LINGUIST List 14.3364

Sat Dec 6 2003

Sum: Tagalog Linking Particle

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  1. Rose Thomas, Summary: Tagalog linking particle

Message 1: Summary: Tagalog linking particle

Date: Fri, 5 Dec 2003 10:30:40 -0500 (EST)
From: Rose Thomas <rose_thomas33hotmail.com>
Subject: Summary: Tagalog linking particle

On November 26th, I posted a request for information about the Tagalog
linking particle -ng,-g, na (Linguist 14.3256). I would like to thank
the following for replying: Prof. Loren Billings (National Chi Nan
University, Taiwan), Fay Wouk (Auckland, NZ), Corazon Dadufalza
(University of Asia and the PAcific, Metro Manila, Philippines),
Robert Truswell (Oxford, UK), Veronica Gerassimova (Stanford, US),
Albert Ortmann (Tuebingen, Germany), Angelo Mercado (UCLA, US), Raph
Mercado(McGill University, Montreal, Canada) and Anja Latrouite.

One thing is immediately clear - the particle is not used to indicate
the predicative function of adjectives. My correspondents all pointed
out that a sentence like ''the land is far'' would be ''malayo ang
bayan'', where ''ang'' is a topic marker. The linking particle would
not play a role here. It was also pointed out that the same particle
is used to mark relative and subordinate clauses, e.g ''the house that
I saw'' is:

nakita ko -ng bahay
saw I-linker house =''the house that I saw''

Again, it is possible for a different word order to occur, and for the
particle to be attached to the noun, while the relative clause occurs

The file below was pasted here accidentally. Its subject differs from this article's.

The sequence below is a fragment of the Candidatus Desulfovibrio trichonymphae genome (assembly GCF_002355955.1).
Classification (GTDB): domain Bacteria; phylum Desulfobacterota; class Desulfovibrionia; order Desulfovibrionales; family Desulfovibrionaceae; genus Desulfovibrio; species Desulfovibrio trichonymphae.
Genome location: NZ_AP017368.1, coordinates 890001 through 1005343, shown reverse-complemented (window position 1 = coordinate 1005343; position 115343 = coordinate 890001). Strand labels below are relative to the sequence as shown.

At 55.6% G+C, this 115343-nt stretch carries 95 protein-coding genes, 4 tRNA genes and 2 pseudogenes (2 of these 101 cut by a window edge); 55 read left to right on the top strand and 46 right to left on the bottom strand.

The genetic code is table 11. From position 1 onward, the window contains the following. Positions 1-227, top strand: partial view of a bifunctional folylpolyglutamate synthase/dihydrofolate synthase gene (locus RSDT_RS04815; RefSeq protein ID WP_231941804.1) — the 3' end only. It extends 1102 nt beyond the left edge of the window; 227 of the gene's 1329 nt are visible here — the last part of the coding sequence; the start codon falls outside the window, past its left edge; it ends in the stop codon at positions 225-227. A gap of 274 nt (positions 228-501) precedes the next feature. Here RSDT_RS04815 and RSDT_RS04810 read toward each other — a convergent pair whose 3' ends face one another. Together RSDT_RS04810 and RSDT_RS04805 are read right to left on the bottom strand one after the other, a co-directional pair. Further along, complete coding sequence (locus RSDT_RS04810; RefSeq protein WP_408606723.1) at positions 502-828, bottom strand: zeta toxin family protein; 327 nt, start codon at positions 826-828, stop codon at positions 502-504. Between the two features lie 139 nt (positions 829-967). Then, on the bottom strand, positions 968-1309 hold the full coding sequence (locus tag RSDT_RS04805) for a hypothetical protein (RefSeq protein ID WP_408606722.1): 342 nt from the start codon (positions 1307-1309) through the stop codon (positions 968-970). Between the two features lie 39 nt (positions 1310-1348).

after it. It appears that there are differences in meaning between the
orders. Angelo Mercado, a native speaker, informs me that according to
his intuitions, ''malayo -ng bayan'' means ''distant land'', while
''bayan - g malayo'' means ''land that is distant''. For relative
clauses, the order in which the noun comes first appears to be the
unmarked order, for instance:

tindahan - ng pinutahan ko
store -linker went I = ''the store which I went to''

while

pinutahan ko - ng tindahan
went I- linker store 

has a meaning something like ''(go to)the place where I went which is
a store'' (examples supplied by Loren Billings).

This evidence seems to indicate that the particle is used to mark
modification, and may even be the morphological realisation of a
type-shift operation that turns whatever it is attached to into a
functor over a one-place predicate, i.e the noun (this was suggested
by Albert Ortmann).

Robert Truswell suggested that the construction may, syntactically be
realised by a projection headed by a particle dominating a small
clause, which allows either one of the two elements of the small
clause to move to its specifier.

The following literature was recommended:

Zamparelli, R (2000) Layers in the determiner phrase.New York, Garland.

Sproat, R & Shih, C.L (1991) The cross-linguistic distribution of
adjective ordering restrictions. In ''interdisciplinary approaches to
language: essays in honour of S.Y Kuroda'', Georgopoulos C & Ishihara
R (eds.) Dordrecht, Kluwer.

Ortmann, Albert (2000) The morphological licensing of modifiers. In
Proceedings of the Western Conference on Linguistics, Vol. 12,
WECOL. Vida Samiian (ed.) California State University, Fresno.

Schachter & Otanes (1972) Tagalog Reference grammar (University of
California Press)

Dell, Francois C. (1981) On certain sentential complements in
Tagalog''. Philippine Journal of Linguistics, 12 (1) 11-28.

Deterding, David H. & Poedjosoedarmo, Gloria R. (2001) The Grammar of
Tagalog. In: The grammar of English; morphology and syntax for
English teachers in Southeast Asia (same authors). Prentice Hall,
Singapore.

Kroeger, Paul (1993) Phrase structure and grammatical relations in
Tagalog. Standord, CSLI publications.

Foley, Bill (1976) Comparative Syntax in Austronesian. Ph.D
dissertation, University of California, Berkeley.

Subject-Language: Tagalog; Code: TGL 
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